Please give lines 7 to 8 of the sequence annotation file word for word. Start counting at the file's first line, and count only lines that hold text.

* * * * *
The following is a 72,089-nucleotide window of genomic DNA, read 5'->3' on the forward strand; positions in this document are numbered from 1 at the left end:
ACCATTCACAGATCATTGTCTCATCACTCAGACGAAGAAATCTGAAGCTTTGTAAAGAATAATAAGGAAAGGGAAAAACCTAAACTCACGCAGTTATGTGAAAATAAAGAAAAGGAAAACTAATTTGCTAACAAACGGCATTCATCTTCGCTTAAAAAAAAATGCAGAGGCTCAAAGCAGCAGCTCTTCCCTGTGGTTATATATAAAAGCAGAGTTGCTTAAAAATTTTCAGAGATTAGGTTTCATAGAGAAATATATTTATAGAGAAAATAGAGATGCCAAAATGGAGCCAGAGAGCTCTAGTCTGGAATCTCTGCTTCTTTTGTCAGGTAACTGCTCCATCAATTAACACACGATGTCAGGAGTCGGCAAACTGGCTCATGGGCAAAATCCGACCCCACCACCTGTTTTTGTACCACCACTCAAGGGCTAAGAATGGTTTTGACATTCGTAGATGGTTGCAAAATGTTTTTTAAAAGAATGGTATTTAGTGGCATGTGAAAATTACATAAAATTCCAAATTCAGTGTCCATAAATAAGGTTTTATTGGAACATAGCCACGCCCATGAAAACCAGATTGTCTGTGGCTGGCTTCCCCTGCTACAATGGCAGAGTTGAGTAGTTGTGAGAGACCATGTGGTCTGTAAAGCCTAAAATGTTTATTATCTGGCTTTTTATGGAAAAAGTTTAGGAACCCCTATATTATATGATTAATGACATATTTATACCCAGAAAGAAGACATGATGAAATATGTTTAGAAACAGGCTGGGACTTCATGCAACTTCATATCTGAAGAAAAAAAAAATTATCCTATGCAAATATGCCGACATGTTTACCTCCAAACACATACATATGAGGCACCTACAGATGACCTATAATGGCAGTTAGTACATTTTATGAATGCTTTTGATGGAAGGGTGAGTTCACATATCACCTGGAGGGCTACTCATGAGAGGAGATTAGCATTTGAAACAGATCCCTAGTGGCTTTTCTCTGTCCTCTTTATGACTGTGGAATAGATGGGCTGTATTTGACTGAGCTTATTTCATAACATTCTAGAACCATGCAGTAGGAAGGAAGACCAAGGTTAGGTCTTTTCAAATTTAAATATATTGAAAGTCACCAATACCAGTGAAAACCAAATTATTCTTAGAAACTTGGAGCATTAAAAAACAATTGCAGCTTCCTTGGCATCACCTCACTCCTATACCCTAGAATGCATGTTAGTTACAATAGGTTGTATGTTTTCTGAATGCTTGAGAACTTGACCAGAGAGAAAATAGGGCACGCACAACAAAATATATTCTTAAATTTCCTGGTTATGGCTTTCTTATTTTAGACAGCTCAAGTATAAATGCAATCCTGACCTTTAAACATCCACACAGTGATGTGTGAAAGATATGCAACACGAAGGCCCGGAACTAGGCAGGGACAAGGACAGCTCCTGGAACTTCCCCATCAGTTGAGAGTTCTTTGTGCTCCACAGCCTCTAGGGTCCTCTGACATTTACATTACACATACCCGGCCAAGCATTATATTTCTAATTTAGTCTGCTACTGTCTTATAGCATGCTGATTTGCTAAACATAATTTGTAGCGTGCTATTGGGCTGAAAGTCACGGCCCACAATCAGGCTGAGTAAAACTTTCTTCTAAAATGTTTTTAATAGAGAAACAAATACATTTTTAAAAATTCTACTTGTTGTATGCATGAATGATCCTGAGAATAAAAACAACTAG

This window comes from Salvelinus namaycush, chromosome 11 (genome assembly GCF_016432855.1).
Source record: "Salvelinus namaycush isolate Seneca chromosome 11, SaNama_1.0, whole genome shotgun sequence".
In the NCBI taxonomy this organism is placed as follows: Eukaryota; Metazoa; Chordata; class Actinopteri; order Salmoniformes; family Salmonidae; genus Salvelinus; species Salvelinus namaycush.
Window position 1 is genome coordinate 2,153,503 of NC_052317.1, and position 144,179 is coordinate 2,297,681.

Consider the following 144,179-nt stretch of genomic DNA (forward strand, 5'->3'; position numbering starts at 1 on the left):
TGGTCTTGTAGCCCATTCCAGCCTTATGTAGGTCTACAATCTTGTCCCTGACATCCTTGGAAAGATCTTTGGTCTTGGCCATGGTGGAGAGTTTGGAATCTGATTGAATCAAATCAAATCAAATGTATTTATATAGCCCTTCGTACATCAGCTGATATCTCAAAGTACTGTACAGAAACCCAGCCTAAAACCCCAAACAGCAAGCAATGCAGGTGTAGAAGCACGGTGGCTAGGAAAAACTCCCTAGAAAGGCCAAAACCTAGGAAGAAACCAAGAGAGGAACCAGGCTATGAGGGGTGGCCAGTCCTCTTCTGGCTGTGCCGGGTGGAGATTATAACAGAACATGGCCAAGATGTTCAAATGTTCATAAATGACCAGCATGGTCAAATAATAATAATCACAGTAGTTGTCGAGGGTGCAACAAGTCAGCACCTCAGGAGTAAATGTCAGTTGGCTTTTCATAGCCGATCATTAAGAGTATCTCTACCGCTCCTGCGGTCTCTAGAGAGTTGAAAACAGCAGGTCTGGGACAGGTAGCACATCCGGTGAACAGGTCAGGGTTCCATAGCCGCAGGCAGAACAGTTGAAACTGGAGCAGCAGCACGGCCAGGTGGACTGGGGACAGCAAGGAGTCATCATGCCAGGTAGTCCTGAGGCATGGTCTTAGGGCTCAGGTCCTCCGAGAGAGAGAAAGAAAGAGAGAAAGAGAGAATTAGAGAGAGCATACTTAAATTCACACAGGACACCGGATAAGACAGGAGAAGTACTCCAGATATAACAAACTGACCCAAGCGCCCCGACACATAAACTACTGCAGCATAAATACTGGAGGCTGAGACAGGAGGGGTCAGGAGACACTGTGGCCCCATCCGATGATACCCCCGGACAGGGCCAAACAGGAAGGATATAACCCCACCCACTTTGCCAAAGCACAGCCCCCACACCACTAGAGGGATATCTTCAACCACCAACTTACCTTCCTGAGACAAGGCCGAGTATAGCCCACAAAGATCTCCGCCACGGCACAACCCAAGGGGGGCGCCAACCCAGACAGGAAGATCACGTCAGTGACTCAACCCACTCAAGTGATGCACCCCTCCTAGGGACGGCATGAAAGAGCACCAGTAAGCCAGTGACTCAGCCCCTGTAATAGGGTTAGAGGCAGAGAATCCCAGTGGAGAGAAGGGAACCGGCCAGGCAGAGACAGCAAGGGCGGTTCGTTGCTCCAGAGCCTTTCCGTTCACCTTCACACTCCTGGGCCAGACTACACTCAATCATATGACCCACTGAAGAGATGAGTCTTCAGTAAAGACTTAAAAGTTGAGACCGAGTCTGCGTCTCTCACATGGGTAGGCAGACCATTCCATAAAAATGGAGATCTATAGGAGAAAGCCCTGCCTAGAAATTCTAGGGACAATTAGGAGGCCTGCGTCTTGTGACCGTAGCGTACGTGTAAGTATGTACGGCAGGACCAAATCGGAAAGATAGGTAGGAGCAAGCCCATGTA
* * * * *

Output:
Consider the following 144,179-nt stretch of genomic DNA (forward strand, 5'->3'; position numbering starts at 1 on the left):
TGGTCTTGTAGCCCATTCCAGCCTTATGTAGGTCTACAATCTTGTCCCTGACATCCTTGGAAAGATCTTTGGTCTTGGCCATGGTGGAGAGTTTGGAATCTGATTGAATCAAATCAAATCAAATGTATTTATATAGCCCTTCGTACATCAGCTGATATCTCAAAGTACTGTACAGAAACCCAGCCTAAAACCCCAAACAGCAAGCAATGCAGGTGTAGAAGCACGGTGGCTAGGAAAAACTCCCTAGAAAGGCCAAAACCTAGGAAGAAACCAAGAGAGGAACCAGGCTATGAGGGGTGGCCAGTCCTCTTCTGGCTGTGCCGGGTGGAGATTATAACAGAACATGGCCAAGATGTTCAAATGTTCATAAATGACCAGCATGGTCAAATAATAATAATCACAGTAGTTGTCGAGGGTGCAACAAGTCAGCACCTCAGGAGTAAATGTCAGTTGGCTTTTCATAGCCGATCATTAAGAGTATCTCTACCGCTCCTGCGGTCTCTAGAGAGTTGAAAACAGCAGGTCTGGGACAGGTAGCACATCCGGTGAACAGGTCAGGGTTCCATAGCCGCAGGCAGAACAGTTGAAACTGGAGCAGCAGCACGGCCAGGTGGACTGGGGACAGCAAGGAGTCATCATGCCAGGTAGTCCTGAGGCATGGTCTTAGGGCTCAGGTCCTCCGAGAGAGAGAAAGAAAGAGAGAAAGAGAGAATTAGAGAGAGCATACTTAAATTCACACAGGACACCGGATAAGACAGGAGAAGTACTCCAGATATAACAAACTGACCCAAGCGCCCCGACACATAAACTACTGCAGCATAAATACTGGAGGCTGAGACAGGAGGGGTCAGGAGACACTGTGGCCCCATCCGATGATACCCCCGGACAGGGCCAAACAGGAAGGATATAACCCCACCCACTTTGCCAAAGCACAGCCCCCACACCACTAGAGGGATATCTTCAACCACCAACTTACCTTCCTGAGACAAGGCCGAGTATAGCCCACAAAGATCTCCGCCACGGCACAACCCAAGGGGGGCGCCAACCCAGACAGGAAGATCACGTCAGTGACTCAACCCACTCAAGTGATGCACCCCTCCTAGGGACGGCATGAAAGAGCACCAGTAAGCCAGTGACTCAGCCCCTGTAATAGGGTTAGAGGCAGAGAATCCCAGTGGAGAGAAGGGAACCGGCCAGGCAGAGACAGCAAGGGCGGTTCGTTGCTCCAGAGCCTTTCCGTTCACCTTCACACTCCTGGGCCAGACTACACTCAATCATATGACCCACTGAAGAGATGAGTCTTCAGTAAAGACTTAAAAGTTGAGACCGAGTCTGCGTCTCTCACATGGGTAGGCAGACCATTCCATAAAAATGGAGATCTATAGGAGAAAGCCCTGCCTAGAAATTCTAGGGACAATTAGGAGGCCTGCGTCTTGTGACCGTAGCGTACGTGTAAGTATGTACGGCAGGACCAAATCGGAAAGATAGGTAGGAGCAAGCCCATGTA